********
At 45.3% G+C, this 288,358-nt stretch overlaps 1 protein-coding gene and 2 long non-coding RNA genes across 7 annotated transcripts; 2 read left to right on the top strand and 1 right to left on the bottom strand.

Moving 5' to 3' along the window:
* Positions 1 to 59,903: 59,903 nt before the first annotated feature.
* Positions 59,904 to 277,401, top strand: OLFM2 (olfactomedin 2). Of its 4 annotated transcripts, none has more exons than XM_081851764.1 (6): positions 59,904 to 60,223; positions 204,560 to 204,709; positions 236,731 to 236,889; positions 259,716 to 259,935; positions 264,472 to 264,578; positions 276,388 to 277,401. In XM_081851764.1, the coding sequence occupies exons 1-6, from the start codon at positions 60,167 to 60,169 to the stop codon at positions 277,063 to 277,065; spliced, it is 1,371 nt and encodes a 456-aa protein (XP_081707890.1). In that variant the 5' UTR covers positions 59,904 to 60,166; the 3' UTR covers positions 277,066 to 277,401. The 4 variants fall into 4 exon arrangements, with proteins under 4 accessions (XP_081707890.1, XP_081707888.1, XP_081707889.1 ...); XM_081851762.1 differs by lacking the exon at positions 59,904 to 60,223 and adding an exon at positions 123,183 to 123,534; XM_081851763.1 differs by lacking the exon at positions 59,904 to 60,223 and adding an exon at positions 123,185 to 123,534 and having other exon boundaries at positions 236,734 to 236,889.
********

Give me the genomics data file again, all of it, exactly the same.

At 45.3% G+C, this 288,358-nt stretch overlaps 1 protein-coding gene and 2 long non-coding RNA genes across 7 annotated transcripts; 2 read left to right on the top strand and 1 right to left on the bottom strand.

Moving 5' to 3' along the window:
* Positions 1 to 59,903: 59,903 nt before the first annotated feature.
* Positions 59,904 to 277,401, top strand: OLFM2 (olfactomedin 2). Of its 4 annotated transcripts, none has more exons than XM_081851764.1 (6): positions 59,904 to 60,223; positions 204,560 to 204,709; positions 236,731 to 236,889; positions 259,716 to 259,935; positions 264,472 to 264,578; positions 276,388 to 277,401. In XM_081851764.1, the coding sequence occupies exons 1-6, from the start codon at positions 60,167 to 60,169 to the stop codon at positions 277,063 to 277,065; spliced, it is 1,371 nt and encodes a 456-aa protein (XP_081707890.1). In that variant the 5' UTR covers positions 59,904 to 60,166; the 3' UTR covers positions 277,066 to 277,401. The 4 variants fall into 4 exon arrangements, with proteins under 4 accessions (XP_081707890.1, XP_081707888.1, XP_081707889.1 ...); XM_081851762.1 differs by lacking the exon at positions 59,904 to 60,223 and adding an exon at positions 123,183 to 123,534; XM_081851763.1 differs by lacking the exon at positions 59,904 to 60,223 and adding an exon at positions 123,185 to 123,534 and having other exon boundaries at positions 236,734 to 236,889.